Three Ways to Create a Culture of Engagement

Savvy business owners know that employee engagement has to start at the beginning of an entrepreneurial effort. It has to be a part of the culture created, communicated through the hiring process and cultivated in how employees are developed and how their engagement is encouraged.

Reesheda and Darrel Washington know this, which is why last week, after their brand new business closed its doors for the evening, L!VE Café and Creative Space was open for team development. I was privileged to facilitate the training and witness firsthand their intentionality about creating, not just a coffee café, but a transformational and inspirational space for “courageous, authentic and abundant L!VING” for their customers, the larger community and most importantly, their crew.

The L!VE crew was as engaged and open as I expected, so much so that the training spilled over the allotted time. Toward the end, one team member asked an unexpected question of the owners …”Why are you doing this [training]?

I found the question poignant because it implied so many more questions…
Why do you care so much about your employees?
Why is it important to know the individual and collective strengths of your team?
Why is the development of your staff so important?
Why were you working so hard to create a team?
Why are you submitting yourselves to training you could conduct?

Why…?

The question also implied the behavior was abnormal, which unfortunately, it is. Many companies claim customer service is a top priority. Many claim to care about their employees. Many claim to want more engaged employees but they don’t prove their claims with actual action.

The way Reesheda and Darrel answered these questions reflect so much about their desire to live their purpose using their God-given talents. It also indicated their understanding of how their employees’ engagement impacts their bottom line. Here’s what I heard:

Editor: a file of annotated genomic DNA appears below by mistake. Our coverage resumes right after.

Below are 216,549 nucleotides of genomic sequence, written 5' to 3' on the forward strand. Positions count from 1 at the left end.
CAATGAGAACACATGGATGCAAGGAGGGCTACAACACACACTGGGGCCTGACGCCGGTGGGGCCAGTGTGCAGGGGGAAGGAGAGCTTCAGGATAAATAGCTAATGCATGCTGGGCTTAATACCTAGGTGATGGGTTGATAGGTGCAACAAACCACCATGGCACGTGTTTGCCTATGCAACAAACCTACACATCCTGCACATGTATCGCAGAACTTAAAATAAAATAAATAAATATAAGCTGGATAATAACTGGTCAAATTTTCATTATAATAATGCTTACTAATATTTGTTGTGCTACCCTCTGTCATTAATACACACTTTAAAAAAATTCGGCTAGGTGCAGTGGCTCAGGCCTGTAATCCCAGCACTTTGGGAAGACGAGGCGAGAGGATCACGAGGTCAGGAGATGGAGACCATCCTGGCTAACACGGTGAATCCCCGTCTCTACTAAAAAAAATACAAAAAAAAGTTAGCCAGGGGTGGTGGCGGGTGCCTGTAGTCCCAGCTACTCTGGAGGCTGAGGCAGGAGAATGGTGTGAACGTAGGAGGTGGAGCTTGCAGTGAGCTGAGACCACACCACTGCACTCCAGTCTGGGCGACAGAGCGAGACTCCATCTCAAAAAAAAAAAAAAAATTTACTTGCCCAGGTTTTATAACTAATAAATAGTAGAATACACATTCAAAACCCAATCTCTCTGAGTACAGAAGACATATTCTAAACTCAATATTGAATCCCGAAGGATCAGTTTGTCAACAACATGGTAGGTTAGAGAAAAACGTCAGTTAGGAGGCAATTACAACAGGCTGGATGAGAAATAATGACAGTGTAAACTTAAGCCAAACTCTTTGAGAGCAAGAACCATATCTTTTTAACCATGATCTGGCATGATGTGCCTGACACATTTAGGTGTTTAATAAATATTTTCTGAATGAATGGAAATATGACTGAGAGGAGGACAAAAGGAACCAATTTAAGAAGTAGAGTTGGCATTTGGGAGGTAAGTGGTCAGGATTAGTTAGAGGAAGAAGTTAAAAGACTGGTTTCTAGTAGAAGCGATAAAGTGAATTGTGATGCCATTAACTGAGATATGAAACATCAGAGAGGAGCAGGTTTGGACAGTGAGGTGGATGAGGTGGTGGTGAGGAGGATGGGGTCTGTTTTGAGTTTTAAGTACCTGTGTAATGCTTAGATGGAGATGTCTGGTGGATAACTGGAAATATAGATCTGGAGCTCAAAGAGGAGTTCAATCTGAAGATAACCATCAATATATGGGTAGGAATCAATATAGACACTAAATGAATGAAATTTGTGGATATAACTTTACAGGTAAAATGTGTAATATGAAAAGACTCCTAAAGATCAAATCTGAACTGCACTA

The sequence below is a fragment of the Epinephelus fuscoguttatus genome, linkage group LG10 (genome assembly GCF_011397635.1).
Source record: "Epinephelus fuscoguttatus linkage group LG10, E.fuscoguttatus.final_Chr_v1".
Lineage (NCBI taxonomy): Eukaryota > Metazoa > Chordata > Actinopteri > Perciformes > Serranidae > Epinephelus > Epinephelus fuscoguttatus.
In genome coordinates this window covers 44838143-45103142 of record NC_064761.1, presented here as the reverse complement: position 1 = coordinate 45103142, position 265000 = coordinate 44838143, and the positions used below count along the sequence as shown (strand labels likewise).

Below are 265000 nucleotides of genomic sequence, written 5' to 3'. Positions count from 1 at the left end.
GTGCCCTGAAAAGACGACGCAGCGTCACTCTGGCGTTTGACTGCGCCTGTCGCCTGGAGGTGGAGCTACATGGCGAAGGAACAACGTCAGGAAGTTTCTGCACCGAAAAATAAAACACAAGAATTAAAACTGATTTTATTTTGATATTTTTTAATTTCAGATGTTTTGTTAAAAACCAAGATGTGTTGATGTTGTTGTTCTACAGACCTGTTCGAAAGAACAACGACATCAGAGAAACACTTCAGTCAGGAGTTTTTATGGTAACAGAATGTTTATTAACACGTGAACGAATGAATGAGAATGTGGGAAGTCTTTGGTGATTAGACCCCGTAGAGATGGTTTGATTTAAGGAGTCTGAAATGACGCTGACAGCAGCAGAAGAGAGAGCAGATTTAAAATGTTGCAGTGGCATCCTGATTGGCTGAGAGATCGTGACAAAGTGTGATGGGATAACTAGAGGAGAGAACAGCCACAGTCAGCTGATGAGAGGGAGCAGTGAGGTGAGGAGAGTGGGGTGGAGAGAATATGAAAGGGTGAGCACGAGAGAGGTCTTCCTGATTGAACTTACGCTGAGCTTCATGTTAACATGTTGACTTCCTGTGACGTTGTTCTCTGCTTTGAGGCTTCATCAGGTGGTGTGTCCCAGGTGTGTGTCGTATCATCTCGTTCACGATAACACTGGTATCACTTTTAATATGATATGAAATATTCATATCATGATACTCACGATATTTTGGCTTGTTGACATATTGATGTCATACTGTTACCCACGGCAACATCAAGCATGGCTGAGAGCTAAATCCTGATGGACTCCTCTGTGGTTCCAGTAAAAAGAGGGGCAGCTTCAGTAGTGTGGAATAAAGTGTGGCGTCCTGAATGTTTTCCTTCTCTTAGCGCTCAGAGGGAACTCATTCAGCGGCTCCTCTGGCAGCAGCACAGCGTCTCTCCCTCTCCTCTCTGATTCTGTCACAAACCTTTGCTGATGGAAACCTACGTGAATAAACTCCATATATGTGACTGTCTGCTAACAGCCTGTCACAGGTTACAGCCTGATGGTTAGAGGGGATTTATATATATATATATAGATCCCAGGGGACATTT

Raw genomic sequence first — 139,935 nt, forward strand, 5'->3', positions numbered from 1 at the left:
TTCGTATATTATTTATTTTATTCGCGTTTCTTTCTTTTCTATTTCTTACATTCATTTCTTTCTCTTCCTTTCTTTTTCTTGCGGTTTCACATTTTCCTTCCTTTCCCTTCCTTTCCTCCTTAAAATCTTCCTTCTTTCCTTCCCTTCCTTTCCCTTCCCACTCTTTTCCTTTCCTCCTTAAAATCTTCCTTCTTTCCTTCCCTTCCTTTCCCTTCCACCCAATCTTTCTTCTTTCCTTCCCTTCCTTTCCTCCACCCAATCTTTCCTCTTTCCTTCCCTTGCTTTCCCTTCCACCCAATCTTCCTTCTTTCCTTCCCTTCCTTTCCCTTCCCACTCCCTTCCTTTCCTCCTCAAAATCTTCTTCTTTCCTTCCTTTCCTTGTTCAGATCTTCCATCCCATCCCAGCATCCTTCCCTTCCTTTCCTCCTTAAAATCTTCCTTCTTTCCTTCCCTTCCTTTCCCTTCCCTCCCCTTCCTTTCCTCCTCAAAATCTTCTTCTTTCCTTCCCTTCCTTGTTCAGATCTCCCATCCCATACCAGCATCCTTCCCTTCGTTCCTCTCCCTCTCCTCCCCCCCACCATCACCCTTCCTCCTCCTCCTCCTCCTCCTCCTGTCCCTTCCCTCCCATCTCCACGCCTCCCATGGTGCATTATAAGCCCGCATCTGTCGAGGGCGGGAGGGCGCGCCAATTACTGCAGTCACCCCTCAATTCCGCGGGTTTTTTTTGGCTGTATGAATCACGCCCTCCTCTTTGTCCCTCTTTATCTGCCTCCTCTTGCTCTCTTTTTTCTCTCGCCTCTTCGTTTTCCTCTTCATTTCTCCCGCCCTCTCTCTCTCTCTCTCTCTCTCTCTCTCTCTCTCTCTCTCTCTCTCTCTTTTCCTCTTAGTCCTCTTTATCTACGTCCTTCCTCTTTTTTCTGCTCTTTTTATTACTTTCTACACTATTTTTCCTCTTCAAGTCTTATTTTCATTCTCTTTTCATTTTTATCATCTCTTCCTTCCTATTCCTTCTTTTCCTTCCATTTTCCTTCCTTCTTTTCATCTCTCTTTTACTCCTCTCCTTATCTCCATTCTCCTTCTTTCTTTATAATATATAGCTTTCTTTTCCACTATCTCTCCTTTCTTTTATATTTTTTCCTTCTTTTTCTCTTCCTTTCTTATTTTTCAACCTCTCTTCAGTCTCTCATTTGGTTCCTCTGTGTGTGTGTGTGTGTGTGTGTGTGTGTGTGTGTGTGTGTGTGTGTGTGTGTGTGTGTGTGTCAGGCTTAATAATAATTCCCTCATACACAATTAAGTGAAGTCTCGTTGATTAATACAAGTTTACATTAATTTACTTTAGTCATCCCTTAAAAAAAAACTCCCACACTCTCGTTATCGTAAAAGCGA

Get to know and care about your people.
People know when you care about them. We have a sense from the oldest part of our brains about who is safe and who is not, who has our best interests at heart and who is looking out for himself/herself only. And we are less likely to be enthusiastic about the latter! So find something that you can celebrate and appreciate about each member of your team.

People won’t care how much you know until they know how much you care.” ~ Either Teddy Roosevelt or John Maxwell!

Take care of the people and the people will take care of the mission.
This is one of those lessons I was first exposed to at my very first Air Force assignment. It made sense to me then because I wasn’t the one doing most of the work!

I saw the Washingtons demonstrate their understanding that, as the leaders, taking care of their people entails much more than providing the resources needed to get the job done in a relatively safe physical environment. They are actively providing their team opportunities to grow, providing recognition for a job well done, providing honest feedback when needed, and providing an opportunity to do something else when necessary! In other words, they are actively and deliberately developing their team.

Demonstrate your culture.
Teams tend to model behavior based on behavioral cues from the leader. And there is nothing like taking the time to participate in a training session to demonstrate the importance of individual and collective development to your team. In this instance, the fact that the Washingtons submitted themselves to training they could have conducted themselves, also powerfully demonstrated their dedication to their own continuous growth and improvement.

If you’re a leader who is not intentionally creating an environment that encourages your employees to care about the company, I have a question for you …why?

Renita Alexander, Leadership Unlocked

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